Claire rose.

Bobby steadied her. “I’m right here, babe.”

The three of them began the long hallway-to-hallway walk, ending finally in Dr. Sussman’s office. The plaque on the door read: Chief of Neurology. Dr. McGrail, the chief of radiology, was also there.

“Hello, Claire. Meghann,” Dr. Sussman said. “Bobby.”

“Well?” Meghann demanded.

“The tumor responded to radiation. It’s about twelve percent smaller,” Dr. McGrail reported.

“That’s great,” Meg said.

The doctors exchanged a look. Then Dr. Sussman went to the viewbox, switched it on, and there they were, the gray-and-white pictures of Claire’s brain. And there was the stain. He finally turned to Claire. “The decrease has bought you some time. Unfortunately, the tumor is still inoperable. I’m sorry.”

Sorry.

Claire sat down in the leather chair. She didn’t think her legs would hold her up.

“But it worked,” Meg said. “It worked, right? Maybe a little more radiation. Or a round of chemo. I read that some are crossing the blood-brain barrier now—”

“Enough,” Claire said. She’d meant to say it softly, but her voice was loud. She looked at the neurologist. “How long do I have?”

Dr. Sussman’s voice was gentle. “The survival rates aren’t good, I’m afraid, for a tumor of this size and placement. Some patients live as long as a year. Perhaps a bit longer.”

“And the rest?”

“Six to nine months.”

Claire stared down at her brand-new wedding ring, the one Grandma Myrtle had worn for six decades.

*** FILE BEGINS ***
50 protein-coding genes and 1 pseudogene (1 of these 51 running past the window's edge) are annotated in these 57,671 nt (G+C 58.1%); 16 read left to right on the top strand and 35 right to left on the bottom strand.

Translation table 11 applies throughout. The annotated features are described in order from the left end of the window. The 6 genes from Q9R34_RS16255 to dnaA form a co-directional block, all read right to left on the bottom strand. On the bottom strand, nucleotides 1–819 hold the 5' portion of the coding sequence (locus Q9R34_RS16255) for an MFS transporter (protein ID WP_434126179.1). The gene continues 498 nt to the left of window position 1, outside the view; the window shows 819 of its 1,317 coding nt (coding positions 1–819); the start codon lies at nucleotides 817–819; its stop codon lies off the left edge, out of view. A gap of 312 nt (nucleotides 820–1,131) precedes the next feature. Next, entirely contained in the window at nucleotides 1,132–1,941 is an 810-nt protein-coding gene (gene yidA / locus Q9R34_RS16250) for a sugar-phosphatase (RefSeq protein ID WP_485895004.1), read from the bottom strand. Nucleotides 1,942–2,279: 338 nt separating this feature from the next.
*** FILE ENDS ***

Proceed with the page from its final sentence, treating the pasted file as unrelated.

Meghann went to Claire then, dropped to her knees in front of her. “We won’t believe it. The files—”

“Don’t,” she said softly, shaking her head, thinking about Ali. She saw her baby’s eyes, the sunburst smile that was missing the front teeth, heard her say, You can sleep with my wubbie, Mommy, and it ruined her. Tears ran down her cheeks. She felt Bobby beside her, felt the way his fingers were digging into her hard, and she knew he was crying, too. She wiped her eyes, looked up at the doctor. “What’s next?”

Meghann jerked to her feet and began pacing the room, studying the pictures and diplomas on the walls. Claire knew her sister was scared and, thus, angry.

Dr. Sussman pulled a chair around and sat down opposite Claire. “We have some options. None too good, I’m afraid, but—”

“Who is this?” It was Meghann’s voice but she sounded shrill and desperate. She was holding a framed photograph she’d taken off the wall.

Dr. Sussman frowned. “That’s a group of us from medical school.” He turned back to Claire.